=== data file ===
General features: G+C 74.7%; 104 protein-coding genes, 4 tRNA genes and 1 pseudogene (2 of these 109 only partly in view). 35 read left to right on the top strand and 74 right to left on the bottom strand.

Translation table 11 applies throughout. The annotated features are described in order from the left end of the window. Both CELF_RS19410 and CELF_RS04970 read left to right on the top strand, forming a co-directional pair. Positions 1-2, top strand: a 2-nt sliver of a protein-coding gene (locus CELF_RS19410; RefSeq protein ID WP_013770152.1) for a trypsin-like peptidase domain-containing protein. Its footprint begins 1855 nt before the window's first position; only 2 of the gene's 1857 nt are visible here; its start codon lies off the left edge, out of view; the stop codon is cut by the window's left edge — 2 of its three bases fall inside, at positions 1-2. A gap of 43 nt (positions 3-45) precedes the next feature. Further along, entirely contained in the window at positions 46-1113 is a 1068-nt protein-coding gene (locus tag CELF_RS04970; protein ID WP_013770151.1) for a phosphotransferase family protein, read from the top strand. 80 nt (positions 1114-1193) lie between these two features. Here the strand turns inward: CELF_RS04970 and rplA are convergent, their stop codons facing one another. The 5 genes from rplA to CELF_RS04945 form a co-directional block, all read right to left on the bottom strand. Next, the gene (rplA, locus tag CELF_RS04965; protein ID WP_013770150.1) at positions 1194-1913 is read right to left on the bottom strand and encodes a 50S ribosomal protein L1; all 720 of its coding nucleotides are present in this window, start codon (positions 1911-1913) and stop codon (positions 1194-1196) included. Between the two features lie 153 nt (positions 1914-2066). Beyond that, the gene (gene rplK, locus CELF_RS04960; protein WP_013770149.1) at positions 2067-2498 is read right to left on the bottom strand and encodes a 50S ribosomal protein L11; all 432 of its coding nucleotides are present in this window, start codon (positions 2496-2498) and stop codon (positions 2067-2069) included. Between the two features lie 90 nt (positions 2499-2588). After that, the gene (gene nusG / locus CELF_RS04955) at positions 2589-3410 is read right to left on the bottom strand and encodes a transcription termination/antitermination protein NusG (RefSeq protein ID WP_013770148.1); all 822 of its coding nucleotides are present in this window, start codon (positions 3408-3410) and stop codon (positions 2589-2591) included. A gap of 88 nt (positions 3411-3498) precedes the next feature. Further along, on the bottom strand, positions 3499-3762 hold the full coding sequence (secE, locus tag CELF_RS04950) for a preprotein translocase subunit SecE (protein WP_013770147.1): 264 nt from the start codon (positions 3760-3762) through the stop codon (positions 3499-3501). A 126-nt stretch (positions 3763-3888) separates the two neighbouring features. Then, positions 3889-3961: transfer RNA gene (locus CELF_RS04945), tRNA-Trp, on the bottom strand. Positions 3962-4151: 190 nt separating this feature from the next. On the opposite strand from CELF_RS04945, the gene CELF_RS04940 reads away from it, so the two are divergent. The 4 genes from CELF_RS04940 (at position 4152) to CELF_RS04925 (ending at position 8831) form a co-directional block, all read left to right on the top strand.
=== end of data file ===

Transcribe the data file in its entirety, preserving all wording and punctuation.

General features: G+C 74.7%; 104 protein-coding genes, 4 tRNA genes and 1 pseudogene (2 of these 109 only partly in view). 35 read left to right on the top strand and 74 right to left on the bottom strand.

Translation table 11 applies throughout. The annotated features are described in order from the left end of the window. Both CELF_RS19410 and CELF_RS04970 read left to right on the top strand, forming a co-directional pair. Positions 1-2, top strand: a 2-nt sliver of a protein-coding gene (locus CELF_RS19410; RefSeq protein ID WP_013770152.1) for a trypsin-like peptidase domain-containing protein. Its footprint begins 1855 nt before the window's first position; only 2 of the gene's 1857 nt are visible here; its start codon lies off the left edge, out of view; the stop codon is cut by the window's left edge — 2 of its three bases fall inside, at positions 1-2. A gap of 43 nt (positions 3-45) precedes the next feature. Further along, entirely contained in the window at positions 46-1113 is a 1068-nt protein-coding gene (locus tag CELF_RS04970; protein ID WP_013770151.1) for a phosphotransferase family protein, read from the top strand. 80 nt (positions 1114-1193) lie between these two features. Here the strand turns inward: CELF_RS04970 and rplA are convergent, their stop codons facing one another. The 5 genes from rplA to CELF_RS04945 form a co-directional block, all read right to left on the bottom strand. Next, the gene (rplA, locus tag CELF_RS04965; protein ID WP_013770150.1) at positions 1194-1913 is read right to left on the bottom strand and encodes a 50S ribosomal protein L1; all 720 of its coding nucleotides are present in this window, start codon (positions 1911-1913) and stop codon (positions 1194-1196) included. Between the two features lie 153 nt (positions 1914-2066). Beyond that, the gene (gene rplK, locus CELF_RS04960; protein WP_013770149.1) at positions 2067-2498 is read right to left on the bottom strand and encodes a 50S ribosomal protein L11; all 432 of its coding nucleotides are present in this window, start codon (positions 2496-2498) and stop codon (positions 2067-2069) included. Between the two features lie 90 nt (positions 2499-2588). After that, the gene (gene nusG / locus CELF_RS04955) at positions 2589-3410 is read right to left on the bottom strand and encodes a transcription termination/antitermination protein NusG (RefSeq protein ID WP_013770148.1); all 822 of its coding nucleotides are present in this window, start codon (positions 3408-3410) and stop codon (positions 2589-2591) included. A gap of 88 nt (positions 3411-3498) precedes the next feature. Further along, on the bottom strand, positions 3499-3762 hold the full coding sequence (secE, locus tag CELF_RS04950) for a preprotein translocase subunit SecE (protein WP_013770147.1): 264 nt from the start codon (positions 3760-3762) through the stop codon (positions 3499-3501). A 126-nt stretch (positions 3763-3888) separates the two neighbouring features. Then, positions 3889-3961: transfer RNA gene (locus CELF_RS04945), tRNA-Trp, on the bottom strand. Positions 3962-4151: 190 nt separating this feature from the next. On the opposite strand from CELF_RS04945, the gene CELF_RS04940 reads away from it, so the two are divergent. The 4 genes from CELF_RS04940 (at position 4152) to CELF_RS04925 (ending at position 8831) form a co-directional block, all read left to right on the top strand.